The Port Authority of New York and New Jersey (PA) in May removed the air draft height limit, marking a milestone in the effort to raise the navigational clearance by 64 feet, from 151 feet to 219 feet.
Despite the hoopla about the height of the bridge, much work has yet to be done. The entire bridge project will not be completed until 2019, when the temporary two-lane road becomes a permanent four-lane road with a path accessible by bicycle and foot, as well as new piers, a new roadway deck, and new approach roads. The original projected cost of $1.3 billion fell short of the final $1.6 billion the project eventually cost after multiple renovation delays.
The project is part of a series of infrastructure improvement projects to increase access for new Neo-Panamax container ships to US ports and make trade more efficient by reducing operating costs for shipping lines.
The Panama Canal celebrated its expansion in June of 2016, adding a new lane allowing for more traffic and Neo-Panamax ships to pass through, which have drafts of 48 feet or more and can carry twice as much cargo as the previous Panamax ships. Now, those ships can access the deep water ports, warehouses, and cargo transportation systems that make New Jersey an ideal global trading hub.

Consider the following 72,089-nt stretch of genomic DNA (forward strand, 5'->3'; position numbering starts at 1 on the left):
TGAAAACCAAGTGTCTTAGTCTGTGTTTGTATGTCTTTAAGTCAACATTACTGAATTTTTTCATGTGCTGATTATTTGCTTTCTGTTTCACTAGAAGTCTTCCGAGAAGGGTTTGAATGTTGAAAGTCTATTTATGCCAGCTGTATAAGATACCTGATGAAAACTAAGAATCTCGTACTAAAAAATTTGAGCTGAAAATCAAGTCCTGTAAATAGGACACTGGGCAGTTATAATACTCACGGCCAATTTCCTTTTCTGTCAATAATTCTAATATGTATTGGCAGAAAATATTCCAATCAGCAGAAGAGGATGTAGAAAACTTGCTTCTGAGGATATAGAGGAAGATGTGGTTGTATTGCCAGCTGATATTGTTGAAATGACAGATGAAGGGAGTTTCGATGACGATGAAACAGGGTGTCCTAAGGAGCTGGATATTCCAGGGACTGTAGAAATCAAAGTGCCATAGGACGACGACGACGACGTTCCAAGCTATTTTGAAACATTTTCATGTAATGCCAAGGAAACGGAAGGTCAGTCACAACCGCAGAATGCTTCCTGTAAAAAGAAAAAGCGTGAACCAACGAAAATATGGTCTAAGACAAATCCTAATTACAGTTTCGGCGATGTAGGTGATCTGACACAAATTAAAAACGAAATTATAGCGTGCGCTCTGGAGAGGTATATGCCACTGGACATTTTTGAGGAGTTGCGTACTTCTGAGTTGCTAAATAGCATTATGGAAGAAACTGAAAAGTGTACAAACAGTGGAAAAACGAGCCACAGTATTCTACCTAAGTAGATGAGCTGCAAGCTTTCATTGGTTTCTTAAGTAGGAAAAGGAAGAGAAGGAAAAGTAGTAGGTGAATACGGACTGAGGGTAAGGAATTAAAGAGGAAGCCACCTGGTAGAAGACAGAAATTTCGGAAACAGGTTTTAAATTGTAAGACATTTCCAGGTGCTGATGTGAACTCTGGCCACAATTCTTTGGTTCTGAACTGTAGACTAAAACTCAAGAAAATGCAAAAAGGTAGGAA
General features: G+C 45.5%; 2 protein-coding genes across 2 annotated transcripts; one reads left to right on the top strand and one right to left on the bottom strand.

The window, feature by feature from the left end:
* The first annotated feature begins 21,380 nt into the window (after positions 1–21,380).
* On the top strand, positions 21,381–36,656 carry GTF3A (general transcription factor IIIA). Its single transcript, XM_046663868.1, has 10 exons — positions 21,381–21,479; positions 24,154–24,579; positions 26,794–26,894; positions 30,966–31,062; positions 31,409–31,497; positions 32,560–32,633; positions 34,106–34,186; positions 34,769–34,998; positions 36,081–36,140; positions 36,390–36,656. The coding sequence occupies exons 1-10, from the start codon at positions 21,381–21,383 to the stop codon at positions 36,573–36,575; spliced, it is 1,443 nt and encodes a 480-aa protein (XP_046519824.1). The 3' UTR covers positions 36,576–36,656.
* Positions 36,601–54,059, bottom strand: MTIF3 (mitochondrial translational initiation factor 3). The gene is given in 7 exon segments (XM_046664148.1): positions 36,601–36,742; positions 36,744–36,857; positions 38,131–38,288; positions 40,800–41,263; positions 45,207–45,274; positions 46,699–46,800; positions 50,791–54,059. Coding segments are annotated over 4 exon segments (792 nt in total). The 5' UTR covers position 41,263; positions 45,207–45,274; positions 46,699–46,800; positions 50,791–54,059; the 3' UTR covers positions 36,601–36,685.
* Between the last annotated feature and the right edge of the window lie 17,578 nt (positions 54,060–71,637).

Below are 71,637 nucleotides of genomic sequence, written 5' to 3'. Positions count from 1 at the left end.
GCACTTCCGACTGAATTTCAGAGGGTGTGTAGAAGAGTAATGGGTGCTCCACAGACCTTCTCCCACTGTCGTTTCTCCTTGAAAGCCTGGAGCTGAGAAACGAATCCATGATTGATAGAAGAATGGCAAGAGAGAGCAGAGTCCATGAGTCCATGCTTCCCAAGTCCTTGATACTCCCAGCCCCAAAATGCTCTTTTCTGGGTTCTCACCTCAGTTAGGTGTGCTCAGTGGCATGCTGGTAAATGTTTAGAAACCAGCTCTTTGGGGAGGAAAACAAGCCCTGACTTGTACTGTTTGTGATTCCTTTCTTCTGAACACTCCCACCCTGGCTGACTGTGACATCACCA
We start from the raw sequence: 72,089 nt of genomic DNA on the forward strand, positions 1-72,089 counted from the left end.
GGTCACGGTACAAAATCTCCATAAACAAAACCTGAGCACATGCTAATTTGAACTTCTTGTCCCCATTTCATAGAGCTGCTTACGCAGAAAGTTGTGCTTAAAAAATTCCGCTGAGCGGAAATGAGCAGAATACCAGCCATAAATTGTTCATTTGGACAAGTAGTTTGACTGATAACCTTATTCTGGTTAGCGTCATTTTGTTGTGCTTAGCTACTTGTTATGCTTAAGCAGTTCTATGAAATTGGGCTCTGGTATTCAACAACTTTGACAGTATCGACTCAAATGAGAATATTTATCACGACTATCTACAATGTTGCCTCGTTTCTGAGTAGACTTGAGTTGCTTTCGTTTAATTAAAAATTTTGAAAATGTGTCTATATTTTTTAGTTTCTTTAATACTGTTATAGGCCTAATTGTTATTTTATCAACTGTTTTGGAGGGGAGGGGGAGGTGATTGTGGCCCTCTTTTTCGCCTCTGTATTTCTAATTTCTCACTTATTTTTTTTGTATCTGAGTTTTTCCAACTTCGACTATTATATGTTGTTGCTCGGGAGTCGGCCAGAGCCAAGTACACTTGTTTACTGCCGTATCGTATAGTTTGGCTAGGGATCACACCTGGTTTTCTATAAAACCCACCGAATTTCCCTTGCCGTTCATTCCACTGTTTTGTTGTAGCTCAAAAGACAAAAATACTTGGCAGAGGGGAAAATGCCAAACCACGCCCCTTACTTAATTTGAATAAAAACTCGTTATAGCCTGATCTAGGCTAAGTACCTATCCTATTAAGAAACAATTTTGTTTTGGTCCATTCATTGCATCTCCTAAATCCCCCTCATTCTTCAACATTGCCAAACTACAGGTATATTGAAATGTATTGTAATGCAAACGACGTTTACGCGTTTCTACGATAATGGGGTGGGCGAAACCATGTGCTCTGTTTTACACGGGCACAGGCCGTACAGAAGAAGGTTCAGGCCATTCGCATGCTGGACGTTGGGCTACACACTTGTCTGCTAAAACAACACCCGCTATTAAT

Three months after the Panama Canal’s opening, the Harbor Deepening Project was completed in September, which deepened the Kill Van Kull by 50 feet. With more space added above the Panamax ships by raising the roadway, and below them by deepening the harbor, the Port Newark and the Howland Hook Marine Terminal will be fully accessible. Currently, GCT Bayonne is the only port reachable by the new mega-ships.
Bridge construction was originally planned for completion simultaneously as the Harbor Deepening Project. However, multiple construction delays prevented Panamax ships from reaching ports in New Jersey and have delayed commuters traveling over the bridge to and through Bayonne from Staten Island.